Glenn Adler, Jonny Steinberg, eds. From Comrades to Citizens: The South African Civics Movement and the Transition to Democracy. Basingstoke, UK: Palgrave Macmillan, 2000. xvi + 253 pp. $00.00 (cloth), ISBN 978-0-333-77457-1.
Reviewed by Roger Southall (Department of Political Studies, Rhodes University)
Published on H-SAfrica (June, 2001)
The essence of this valuable collection of essays on the civics movement in South Africa is that the grounding of democracy is throwing up enormous dilemmas to particular elements in society which played a key role in bringing the transition about. This is no more evident than in the sphere of local government, which has recently undergone a major restructuring and for which elections were held towards the end of 2000. As expected, these elections confirmed the predominance of the ANC throughout most areas of the country; and it is now these new local municipalities which are charged with major responsibilities in bringing delivery of services to local communities and in stimulating local economic development. Meanwhile, these new municipal structures are also meant to 'bring government closer to the people'--yet opposition parties are already alleging that a top-down model of ANC discipline, enforced by 'executive mayors' (who choose their own local 'executives'), is already beginning to erode local accountability. Democracy at the local level, so such critics allege, is already under threat.
It is not necessary to endorse this version of contemporary reality to appreciate that the politics of struggle against apartheid was always going to have a very different character from the politics of democracy and development after apartheid. It is this problematic which is taken up at length by the seven different papers brought together by Glenn Adler and Jonny Steinberg in From Comrades to Citizens: The South African Civics Movement and the Transition to Democracy. As noted in the Preface, this is the product of a long-term collaborative project on popular resistance in South Africa, which started in the early 1990s and has only just seen the light of day. Nonetheless, although some chapters were penned some time ago (Steinberg's own singly authored Chapter 6 was drafted way back in 1994), they remain fresh, and they are skilfully wedded together by the editors in their penetrating introduction.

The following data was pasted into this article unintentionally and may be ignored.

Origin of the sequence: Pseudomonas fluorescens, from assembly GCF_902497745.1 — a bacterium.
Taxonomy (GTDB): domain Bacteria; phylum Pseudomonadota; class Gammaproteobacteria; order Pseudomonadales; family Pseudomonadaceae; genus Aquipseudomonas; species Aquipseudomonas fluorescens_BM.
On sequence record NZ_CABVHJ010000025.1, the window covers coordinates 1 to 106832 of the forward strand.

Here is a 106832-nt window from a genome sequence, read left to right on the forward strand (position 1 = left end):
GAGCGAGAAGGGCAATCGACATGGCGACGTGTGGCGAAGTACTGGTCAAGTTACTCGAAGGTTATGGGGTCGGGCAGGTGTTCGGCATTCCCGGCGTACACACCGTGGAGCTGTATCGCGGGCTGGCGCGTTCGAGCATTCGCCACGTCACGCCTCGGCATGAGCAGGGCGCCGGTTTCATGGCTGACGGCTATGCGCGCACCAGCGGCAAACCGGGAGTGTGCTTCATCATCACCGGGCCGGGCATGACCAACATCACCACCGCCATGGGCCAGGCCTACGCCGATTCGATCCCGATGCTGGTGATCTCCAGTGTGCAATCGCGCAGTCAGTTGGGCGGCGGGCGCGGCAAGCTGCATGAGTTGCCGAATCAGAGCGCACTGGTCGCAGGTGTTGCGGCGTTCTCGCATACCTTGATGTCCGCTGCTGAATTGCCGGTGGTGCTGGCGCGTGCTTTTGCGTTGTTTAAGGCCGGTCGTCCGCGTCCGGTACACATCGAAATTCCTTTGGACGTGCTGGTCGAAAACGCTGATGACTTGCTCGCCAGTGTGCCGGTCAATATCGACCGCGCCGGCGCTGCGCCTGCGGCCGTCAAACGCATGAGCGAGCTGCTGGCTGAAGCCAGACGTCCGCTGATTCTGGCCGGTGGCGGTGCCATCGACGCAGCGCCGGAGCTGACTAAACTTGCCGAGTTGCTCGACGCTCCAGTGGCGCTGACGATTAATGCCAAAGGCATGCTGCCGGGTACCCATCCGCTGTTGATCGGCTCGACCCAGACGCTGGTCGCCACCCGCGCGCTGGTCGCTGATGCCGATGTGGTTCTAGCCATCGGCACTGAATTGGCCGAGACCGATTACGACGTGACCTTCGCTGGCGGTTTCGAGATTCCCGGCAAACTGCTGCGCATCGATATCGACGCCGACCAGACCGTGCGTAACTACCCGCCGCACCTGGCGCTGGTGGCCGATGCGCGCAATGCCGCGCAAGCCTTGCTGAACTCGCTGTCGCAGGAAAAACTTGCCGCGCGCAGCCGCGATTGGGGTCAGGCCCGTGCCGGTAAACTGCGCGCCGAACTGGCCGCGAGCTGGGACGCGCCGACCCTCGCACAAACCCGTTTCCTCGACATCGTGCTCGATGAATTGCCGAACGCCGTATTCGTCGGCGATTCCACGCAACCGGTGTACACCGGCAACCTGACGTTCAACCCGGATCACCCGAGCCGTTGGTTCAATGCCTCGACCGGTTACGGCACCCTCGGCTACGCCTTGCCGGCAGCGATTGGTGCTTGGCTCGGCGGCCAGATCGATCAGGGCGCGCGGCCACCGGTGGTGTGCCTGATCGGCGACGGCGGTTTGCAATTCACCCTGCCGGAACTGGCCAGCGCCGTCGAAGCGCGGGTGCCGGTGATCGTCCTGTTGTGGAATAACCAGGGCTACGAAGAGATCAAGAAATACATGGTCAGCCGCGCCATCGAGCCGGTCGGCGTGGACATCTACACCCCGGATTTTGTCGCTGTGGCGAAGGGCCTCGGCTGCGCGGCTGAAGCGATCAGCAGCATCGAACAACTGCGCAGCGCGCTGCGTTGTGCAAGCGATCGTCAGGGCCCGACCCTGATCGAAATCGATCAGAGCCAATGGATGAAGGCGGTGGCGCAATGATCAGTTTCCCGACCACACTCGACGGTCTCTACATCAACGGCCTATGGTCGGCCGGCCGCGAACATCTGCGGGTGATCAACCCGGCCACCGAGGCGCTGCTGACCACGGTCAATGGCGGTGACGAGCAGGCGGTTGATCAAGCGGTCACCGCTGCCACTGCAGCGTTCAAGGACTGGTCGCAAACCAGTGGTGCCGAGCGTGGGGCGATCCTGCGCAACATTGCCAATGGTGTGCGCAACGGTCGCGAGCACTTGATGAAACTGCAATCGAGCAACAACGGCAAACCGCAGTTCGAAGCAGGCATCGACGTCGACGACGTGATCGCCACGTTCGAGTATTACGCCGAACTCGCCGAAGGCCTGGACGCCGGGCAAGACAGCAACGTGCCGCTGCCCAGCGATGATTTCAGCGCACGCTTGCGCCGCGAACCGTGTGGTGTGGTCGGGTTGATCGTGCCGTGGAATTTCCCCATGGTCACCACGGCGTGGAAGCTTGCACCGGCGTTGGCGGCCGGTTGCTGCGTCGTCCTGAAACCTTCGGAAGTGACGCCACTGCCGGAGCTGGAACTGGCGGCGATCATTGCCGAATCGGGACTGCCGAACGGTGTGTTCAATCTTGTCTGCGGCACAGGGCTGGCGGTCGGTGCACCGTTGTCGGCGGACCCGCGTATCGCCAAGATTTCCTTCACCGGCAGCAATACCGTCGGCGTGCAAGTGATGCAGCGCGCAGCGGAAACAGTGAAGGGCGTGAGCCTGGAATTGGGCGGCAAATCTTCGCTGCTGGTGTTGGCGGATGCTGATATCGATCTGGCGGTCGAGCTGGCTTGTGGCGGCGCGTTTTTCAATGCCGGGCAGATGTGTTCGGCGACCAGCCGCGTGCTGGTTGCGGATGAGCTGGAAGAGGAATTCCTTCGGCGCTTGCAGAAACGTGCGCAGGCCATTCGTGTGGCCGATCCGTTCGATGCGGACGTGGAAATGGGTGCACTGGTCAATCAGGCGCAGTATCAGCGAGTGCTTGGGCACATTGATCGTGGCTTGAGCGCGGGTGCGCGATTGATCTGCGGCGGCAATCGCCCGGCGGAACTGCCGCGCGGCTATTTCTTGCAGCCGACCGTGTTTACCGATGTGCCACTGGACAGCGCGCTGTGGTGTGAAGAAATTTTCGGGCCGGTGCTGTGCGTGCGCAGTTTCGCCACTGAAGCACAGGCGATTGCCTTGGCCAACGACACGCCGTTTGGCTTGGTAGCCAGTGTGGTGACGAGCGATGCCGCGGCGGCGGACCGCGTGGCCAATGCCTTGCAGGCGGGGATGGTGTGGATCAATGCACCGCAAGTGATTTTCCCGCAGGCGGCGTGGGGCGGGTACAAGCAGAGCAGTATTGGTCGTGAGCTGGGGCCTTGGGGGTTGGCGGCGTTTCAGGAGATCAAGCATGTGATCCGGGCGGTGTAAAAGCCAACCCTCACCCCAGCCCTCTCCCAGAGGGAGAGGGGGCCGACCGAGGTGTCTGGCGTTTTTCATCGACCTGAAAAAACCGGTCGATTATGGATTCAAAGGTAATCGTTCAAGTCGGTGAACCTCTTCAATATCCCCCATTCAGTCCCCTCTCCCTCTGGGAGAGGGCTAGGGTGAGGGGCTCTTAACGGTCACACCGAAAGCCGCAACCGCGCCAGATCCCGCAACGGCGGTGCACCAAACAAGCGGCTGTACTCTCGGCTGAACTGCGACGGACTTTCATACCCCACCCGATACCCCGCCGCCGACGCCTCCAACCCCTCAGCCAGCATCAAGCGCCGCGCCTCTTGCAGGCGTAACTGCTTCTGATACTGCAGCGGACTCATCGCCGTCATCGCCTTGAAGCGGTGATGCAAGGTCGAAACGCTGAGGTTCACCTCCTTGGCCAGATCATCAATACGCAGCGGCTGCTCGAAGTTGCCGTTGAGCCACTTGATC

Adler and Steinberg set the scene by outlining a tension--"perhaps an inevitable one" (p. 2)--between the ideas of the civics movement (the residents' associations of South African townships which mobilised resistance to the apartheid regime and which aspired to giving birth to a new and revolutionary politics after its overthrow) and the post-apartheid system, which is formally based upon liberal democracy. The question that the authors pose is: has the civics movement, by declaring its victory over apartheid, not assisted in its own demise? "Can the civics movement survive, in its current form, the birth of the new order and its own transition from comrades to citizens?" (p.2).
As they observe, the democratic ethos with which the civics became synonymous was not only non-parliamentary, but decisively anti-liberal: the civics thought of themselves as the receptacles of democratic sovereignty, if not also as a means for overthrowing oppressive state power. Embodied in many of the forms of organization adopted was a distinctive notion of participatory democracy, which asserted that the democracy of the ballot box constituted only a truncated and deformed form of citizen power. In this vision, a new post-apartheid politics would be one in which the gap between governors and governed would be closed "by virtue of a political form that inducts everybody into the realms of political and administrative decision-making" (p. 8).
However, as the editors observe, the terrain changed in the transition to democracy in a way not imagined by the insurrectionist and socialist elements of the liberation movement. First, the transition was a product of negotiations; and second, the end of the cold war heralded the victory of liberal democracy. Consequently, "Rather than entering the envisioned socialist utopia, post-apartheid South Africa would make a detour into pluralist democracy. Comrades would become citizens" (p. 9). However, as the editors go on to elaborate, further dilemmas are thrown up first by the fact that the South African liberal state is rather weak; and second, that the civics are becoming less uniform, and more diverse. They therefore suggest that the key issue which the book is raising is whether the "new citizens and their forms of associational life will be more comfortable in--and supportive of--a pluralist order than the comrades who preceded them" (p. 24).